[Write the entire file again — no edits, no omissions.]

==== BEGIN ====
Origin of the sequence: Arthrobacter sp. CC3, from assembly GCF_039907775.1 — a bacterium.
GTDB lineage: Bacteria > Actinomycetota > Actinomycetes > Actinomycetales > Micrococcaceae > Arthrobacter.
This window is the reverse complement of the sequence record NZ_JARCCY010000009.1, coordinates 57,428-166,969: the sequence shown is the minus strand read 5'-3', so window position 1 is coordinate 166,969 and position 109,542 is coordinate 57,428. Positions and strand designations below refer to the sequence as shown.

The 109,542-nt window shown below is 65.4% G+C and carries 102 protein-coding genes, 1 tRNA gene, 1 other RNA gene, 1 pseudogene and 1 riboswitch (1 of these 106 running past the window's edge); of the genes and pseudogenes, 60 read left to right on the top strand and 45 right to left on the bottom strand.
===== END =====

Origin of the sequence: Arthrobacter sp. CC3, from assembly GCF_039907775.1 — a bacterium.
GTDB lineage: Bacteria > Actinomycetota > Actinomycetes > Actinomycetales > Micrococcaceae > Arthrobacter.
This window is the reverse complement of the sequence record NZ_JARCCY010000009.1, coordinates 57,428-166,969: the sequence shown is the minus strand read 5'-3', so window position 1 is coordinate 166,969 and position 109,542 is coordinate 57,428. Positions and strand designations below refer to the sequence as shown.

The 109,542-nt window shown below is 65.4% G+C and carries 102 protein-coding genes, 1 tRNA gene, 1 other RNA gene, 1 pseudogene and 1 riboswitch (1 of these 106 running past the window's edge); of the genes and pseudogenes, 60 read left to right on the top strand and 45 right to left on the bottom strand.